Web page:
What Is The Freedom March For 'Ex-Gay' People In Washington D.C?

A Pulse shooting survivor is among the speakers at the march. Reuters

A survivor of the Pulse nightclub shooting in Orlando is among hundreds of self-described "ex-gay" people who are set to descend on Washington D.C. for their first annual Freedom March on Saturday.

Luis Javier Ruiz, who survived the June 2016 massacre that left 49 people dead, will be joined by well-known conservative figures, including The Activist Mommy in a march organizers said is intended to share the testimonies of people who identify as formerly LGBT.

March organizer Jeffrey McCall, 31, told Newsweek: "It came to my mind very suddenly, like everyone is having marches, why can't we have marches. The LGBT groups and all these other people… we have come out of those lifestyles and we want to tell our story."

McCall, who formerly identified as transgender, is aware that the march—and indeed the "ex-gay" movement itself—is controversial. Indeed, the idea that a person can change their sexuality has been widely discredited by scientific evidence, despite being adopted by some conservative Christians in the U.S.

The march has also faced criticism from LGBT groups over the suggestion that being LGBT is something that can be "fixed," as well as over the divisive practice of conversion therapy, which is banned for minors in some states.

However, the march's organizers have hit back against suggestions that the event has anything to do with conversion therapy.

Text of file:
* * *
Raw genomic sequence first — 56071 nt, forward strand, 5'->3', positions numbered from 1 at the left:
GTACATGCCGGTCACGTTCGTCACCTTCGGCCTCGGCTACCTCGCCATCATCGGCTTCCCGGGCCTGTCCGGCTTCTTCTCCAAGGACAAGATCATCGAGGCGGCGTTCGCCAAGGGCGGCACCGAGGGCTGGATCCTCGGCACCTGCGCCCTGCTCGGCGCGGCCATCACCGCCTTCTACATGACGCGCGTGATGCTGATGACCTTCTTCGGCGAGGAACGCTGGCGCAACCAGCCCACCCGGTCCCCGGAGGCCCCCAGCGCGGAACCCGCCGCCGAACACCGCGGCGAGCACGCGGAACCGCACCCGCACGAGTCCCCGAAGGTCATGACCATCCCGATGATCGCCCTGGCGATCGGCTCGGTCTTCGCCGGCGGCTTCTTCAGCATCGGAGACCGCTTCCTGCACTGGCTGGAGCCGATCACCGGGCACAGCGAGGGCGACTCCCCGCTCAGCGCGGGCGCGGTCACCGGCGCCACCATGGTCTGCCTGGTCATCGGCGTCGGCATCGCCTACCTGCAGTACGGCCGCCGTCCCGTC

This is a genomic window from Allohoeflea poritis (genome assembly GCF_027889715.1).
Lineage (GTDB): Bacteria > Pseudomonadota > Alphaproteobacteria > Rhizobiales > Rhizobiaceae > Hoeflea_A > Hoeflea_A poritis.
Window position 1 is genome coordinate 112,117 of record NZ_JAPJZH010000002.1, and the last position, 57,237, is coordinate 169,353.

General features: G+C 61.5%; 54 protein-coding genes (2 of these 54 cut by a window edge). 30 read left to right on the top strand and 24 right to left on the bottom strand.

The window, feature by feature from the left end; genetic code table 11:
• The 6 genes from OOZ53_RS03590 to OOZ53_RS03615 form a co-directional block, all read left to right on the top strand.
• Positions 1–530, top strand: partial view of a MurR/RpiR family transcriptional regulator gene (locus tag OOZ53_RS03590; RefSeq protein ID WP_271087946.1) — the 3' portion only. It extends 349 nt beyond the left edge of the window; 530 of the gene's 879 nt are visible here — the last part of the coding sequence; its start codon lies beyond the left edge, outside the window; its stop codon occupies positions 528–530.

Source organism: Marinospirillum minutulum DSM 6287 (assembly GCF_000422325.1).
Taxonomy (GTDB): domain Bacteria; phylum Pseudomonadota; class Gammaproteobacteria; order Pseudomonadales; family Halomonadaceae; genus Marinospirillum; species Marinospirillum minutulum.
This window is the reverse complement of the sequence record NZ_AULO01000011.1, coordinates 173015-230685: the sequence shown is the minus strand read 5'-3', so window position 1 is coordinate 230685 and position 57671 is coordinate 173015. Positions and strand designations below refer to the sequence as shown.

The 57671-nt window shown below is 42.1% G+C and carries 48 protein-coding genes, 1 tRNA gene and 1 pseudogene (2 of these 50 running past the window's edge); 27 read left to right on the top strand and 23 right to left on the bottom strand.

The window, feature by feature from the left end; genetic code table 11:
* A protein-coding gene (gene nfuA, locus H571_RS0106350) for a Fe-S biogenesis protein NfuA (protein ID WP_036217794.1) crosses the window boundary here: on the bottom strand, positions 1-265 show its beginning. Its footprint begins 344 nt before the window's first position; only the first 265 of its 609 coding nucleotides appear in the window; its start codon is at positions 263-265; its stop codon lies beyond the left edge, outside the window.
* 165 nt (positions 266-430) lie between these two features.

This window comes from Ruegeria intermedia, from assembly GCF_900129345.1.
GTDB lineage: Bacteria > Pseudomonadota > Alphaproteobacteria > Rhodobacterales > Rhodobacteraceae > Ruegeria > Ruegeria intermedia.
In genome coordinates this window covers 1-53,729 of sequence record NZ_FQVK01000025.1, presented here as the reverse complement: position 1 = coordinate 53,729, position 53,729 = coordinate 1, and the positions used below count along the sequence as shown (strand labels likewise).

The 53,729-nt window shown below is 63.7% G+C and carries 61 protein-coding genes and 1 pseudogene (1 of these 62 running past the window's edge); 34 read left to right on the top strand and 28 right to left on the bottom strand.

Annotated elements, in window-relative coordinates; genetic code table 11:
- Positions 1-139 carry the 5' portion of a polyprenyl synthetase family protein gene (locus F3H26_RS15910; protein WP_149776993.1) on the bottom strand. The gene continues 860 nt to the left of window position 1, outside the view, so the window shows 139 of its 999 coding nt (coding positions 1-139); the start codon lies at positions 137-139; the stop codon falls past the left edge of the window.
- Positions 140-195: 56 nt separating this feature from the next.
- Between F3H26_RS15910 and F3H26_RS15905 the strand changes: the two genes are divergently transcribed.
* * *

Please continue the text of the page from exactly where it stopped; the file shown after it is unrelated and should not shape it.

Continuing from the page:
"I don't push anything on anyone, I just want our stories of freedom to be heard because we're such a small minority," Mc Call claims, explaining he has heard people say things about the march that "are not fair."

"There is a lot of backlash… a lot of what people say is that we are trying to do conversion therapy, and people have been really hurt by conversion therapy," he continued.

"We are not trying to do any conversion therapy, we are trying to do the Holy Spirit… when we make mistakes we confess it and we just do what the scripture says," he added.

Among the speakers is Ruiz, who says he found Jesus and is no longer gay. He will speak in D.C. ahead of the march.

"Going through old pictures of the night of Pulse a memory were my struggles of perversion, heavy drinking to drown out everything and having promiscuous sex that led to HIV my struggles were real [sic]," Ruiz wrote on Facebook.

"The enemy had its grip and now God has taken me from that moment and has given me Christ Jesus I've grown to know his love in a deeper level."

But LGBT groups say the idea that LGBT people can be "fixed" is harmful, and a march proclaiming as such is attempting to suggest there is something wrong with being gay.

"Marches like this try to suggest that same-sex attraction is something that can be 'fixed' or 'cured'. But we know that while sexual orientation can certainly be fluid, it cannot be forcibly changed by external forces," a spokesman for Stonewall told Newsweek in a statement.

"This is one of the reasons why so-called conversion therapy has been so widely condemned by medical professionals and governing bodies. People need to understand that same-sex attraction is natural, normal and not something that needs to be changed," the spokesperson added.